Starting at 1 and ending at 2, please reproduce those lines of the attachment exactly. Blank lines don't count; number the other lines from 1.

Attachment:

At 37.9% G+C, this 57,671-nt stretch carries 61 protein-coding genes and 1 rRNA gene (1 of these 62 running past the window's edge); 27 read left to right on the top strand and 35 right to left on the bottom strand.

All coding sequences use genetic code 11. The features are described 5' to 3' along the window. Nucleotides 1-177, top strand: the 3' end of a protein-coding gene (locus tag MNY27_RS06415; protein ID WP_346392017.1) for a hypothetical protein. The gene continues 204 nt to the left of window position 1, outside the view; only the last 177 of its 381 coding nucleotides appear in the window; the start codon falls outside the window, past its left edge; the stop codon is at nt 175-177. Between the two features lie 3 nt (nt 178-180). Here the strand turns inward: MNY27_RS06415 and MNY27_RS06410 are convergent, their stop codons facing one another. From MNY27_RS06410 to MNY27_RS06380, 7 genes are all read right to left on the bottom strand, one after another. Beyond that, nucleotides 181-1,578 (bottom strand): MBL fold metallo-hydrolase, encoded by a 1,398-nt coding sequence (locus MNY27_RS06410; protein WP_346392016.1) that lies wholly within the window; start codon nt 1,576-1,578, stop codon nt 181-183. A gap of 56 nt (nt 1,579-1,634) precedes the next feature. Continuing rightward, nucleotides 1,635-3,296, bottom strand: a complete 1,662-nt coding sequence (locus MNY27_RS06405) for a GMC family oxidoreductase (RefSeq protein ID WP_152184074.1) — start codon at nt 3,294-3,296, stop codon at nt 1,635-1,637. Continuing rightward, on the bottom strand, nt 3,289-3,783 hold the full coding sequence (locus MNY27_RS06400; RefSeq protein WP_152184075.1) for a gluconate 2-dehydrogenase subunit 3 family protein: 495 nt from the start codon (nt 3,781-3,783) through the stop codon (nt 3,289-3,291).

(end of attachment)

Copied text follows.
At 37.9% G+C, this 57,671-nt stretch carries 61 protein-coding genes and 1 rRNA gene (1 of these 62 running past the window's edge); 27 read left to right on the top strand and 35 right to left on the bottom strand.

All coding sequences use genetic code 11. The features are described 5' to 3' along the window. Nucleotides 1-177, top strand: the 3' end of a protein-coding gene (locus tag MNY27_RS06415; protein ID WP_346392017.1) for a hypothetical protein. The gene continues 204 nt to the left of window position 1, outside the view; only the last 177 of its 381 coding nucleotides appear in the window; the start codon falls outside the window, past its left edge; the stop codon is at nt 175-177. Between the two features lie 3 nt (nt 178-180). Here the strand turns inward: MNY27_RS06415 and MNY27_RS06410 are convergent, their stop codons facing one another. From MNY27_RS06410 to MNY27_RS06380, 7 genes are all read right to left on the bottom strand, one after another. Beyond that, nucleotides 181-1,578 (bottom strand): MBL fold metallo-hydrolase, encoded by a 1,398-nt coding sequence (locus MNY27_RS06410; protein WP_346392016.1) that lies wholly within the window; start codon nt 1,576-1,578, stop codon nt 181-183. A gap of 56 nt (nt 1,579-1,634) precedes the next feature. Continuing rightward, nucleotides 1,635-3,296, bottom strand: a complete 1,662-nt coding sequence (locus MNY27_RS06405) for a GMC family oxidoreductase (RefSeq protein ID WP_152184074.1) — start codon at nt 3,294-3,296, stop codon at nt 1,635-1,637. Continuing rightward, on the bottom strand, nt 3,289-3,783 hold the full coding sequence (locus MNY27_RS06400; RefSeq protein WP_152184075.1) for a gluconate 2-dehydrogenase subunit 3 family protein: 495 nt from the start codon (nt 3,781-3,783) through the stop codon (nt 3,289-3,291).